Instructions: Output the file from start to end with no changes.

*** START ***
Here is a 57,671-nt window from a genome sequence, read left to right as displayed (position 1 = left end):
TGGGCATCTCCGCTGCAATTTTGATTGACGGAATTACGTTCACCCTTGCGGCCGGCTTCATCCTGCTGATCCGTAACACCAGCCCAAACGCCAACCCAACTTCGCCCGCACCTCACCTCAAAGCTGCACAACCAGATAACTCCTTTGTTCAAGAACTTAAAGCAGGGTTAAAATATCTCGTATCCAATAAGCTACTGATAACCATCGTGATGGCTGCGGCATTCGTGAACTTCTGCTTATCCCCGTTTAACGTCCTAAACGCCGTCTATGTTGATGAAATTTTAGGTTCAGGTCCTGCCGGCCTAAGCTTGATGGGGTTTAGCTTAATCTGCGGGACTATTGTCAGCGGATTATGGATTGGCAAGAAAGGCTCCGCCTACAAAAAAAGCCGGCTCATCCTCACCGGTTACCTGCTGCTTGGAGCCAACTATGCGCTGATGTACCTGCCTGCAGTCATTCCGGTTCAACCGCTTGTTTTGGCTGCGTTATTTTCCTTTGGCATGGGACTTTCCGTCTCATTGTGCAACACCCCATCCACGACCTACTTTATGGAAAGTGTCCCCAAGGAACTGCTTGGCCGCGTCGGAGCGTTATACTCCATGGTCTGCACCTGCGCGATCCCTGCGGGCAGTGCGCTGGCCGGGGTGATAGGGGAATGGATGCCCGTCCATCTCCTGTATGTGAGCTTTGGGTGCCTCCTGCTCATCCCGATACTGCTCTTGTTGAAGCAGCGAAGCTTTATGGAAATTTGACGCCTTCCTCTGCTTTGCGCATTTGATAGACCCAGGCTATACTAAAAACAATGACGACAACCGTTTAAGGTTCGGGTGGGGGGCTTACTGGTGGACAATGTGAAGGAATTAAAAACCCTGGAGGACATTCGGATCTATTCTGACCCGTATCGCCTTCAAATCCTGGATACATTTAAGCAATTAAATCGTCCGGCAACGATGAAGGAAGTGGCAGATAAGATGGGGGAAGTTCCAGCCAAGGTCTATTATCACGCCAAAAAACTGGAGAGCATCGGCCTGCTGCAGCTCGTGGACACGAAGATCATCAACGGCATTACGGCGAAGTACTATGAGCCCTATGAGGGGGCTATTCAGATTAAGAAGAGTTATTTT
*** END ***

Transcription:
Here is a 57,671-nt window from a genome sequence, read left to right as displayed (position 1 = left end):
TGGGCATCTCCGCTGCAATTTTGATTGACGGAATTACGTTCACCCTTGCGGCCGGCTTCATCCTGCTGATCCGTAACACCAGCCCAAACGCCAACCCAACTTCGCCCGCACCTCACCTCAAAGCTGCACAACCAGATAACTCCTTTGTTCAAGAACTTAAAGCAGGGTTAAAATATCTCGTATCCAATAAGCTACTGATAACCATCGTGATGGCTGCGGCATTCGTGAACTTCTGCTTATCCCCGTTTAACGTCCTAAACGCCGTCTATGTTGATGAAATTTTAGGTTCAGGTCCTGCCGGCCTAAGCTTGATGGGGTTTAGCTTAATCTGCGGGACTATTGTCAGCGGATTATGGATTGGCAAGAAAGGCTCCGCCTACAAAAAAAGCCGGCTCATCCTCACCGGTTACCTGCTGCTTGGAGCCAACTATGCGCTGATGTACCTGCCTGCAGTCATTCCGGTTCAACCGCTTGTTTTGGCTGCGTTATTTTCCTTTGGCATGGGACTTTCCGTCTCATTGTGCAACACCCCATCCACGACCTACTTTATGGAAAGTGTCCCCAAGGAACTGCTTGGCCGCGTCGGAGCGTTATACTCCATGGTCTGCACCTGCGCGATCCCTGCGGGCAGTGCGCTGGCCGGGGTGATAGGGGAATGGATGCCCGTCCATCTCCTGTATGTGAGCTTTGGGTGCCTCCTGCTCATCCCGATACTGCTCTTGTTGAAGCAGCGAAGCTTTATGGAAATTTGACGCCTTCCTCTGCTTTGCGCATTTGATAGACCCAGGCTATACTAAAAACAATGACGACAACCGTTTAAGGTTCGGGTGGGGGGCTTACTGGTGGACAATGTGAAGGAATTAAAAACCCTGGAGGACATTCGGATCTATTCTGACCCGTATCGCCTTCAAATCCTGGATACATTTAAGCAATTAAATCGTCCGGCAACGATGAAGGAAGTGGCAGATAAGATGGGGGAAGTTCCAGCCAAGGTCTATTATCACGCCAAAAAACTGGAGAGCATCGGCCTGCTGCAGCTCGTGGACACGAAGATCATCAACGGCATTACGGCGAAGTACTATGAGCCCTATGAGGGGGCTATTCAGATTAAGAAGAGTTATTTT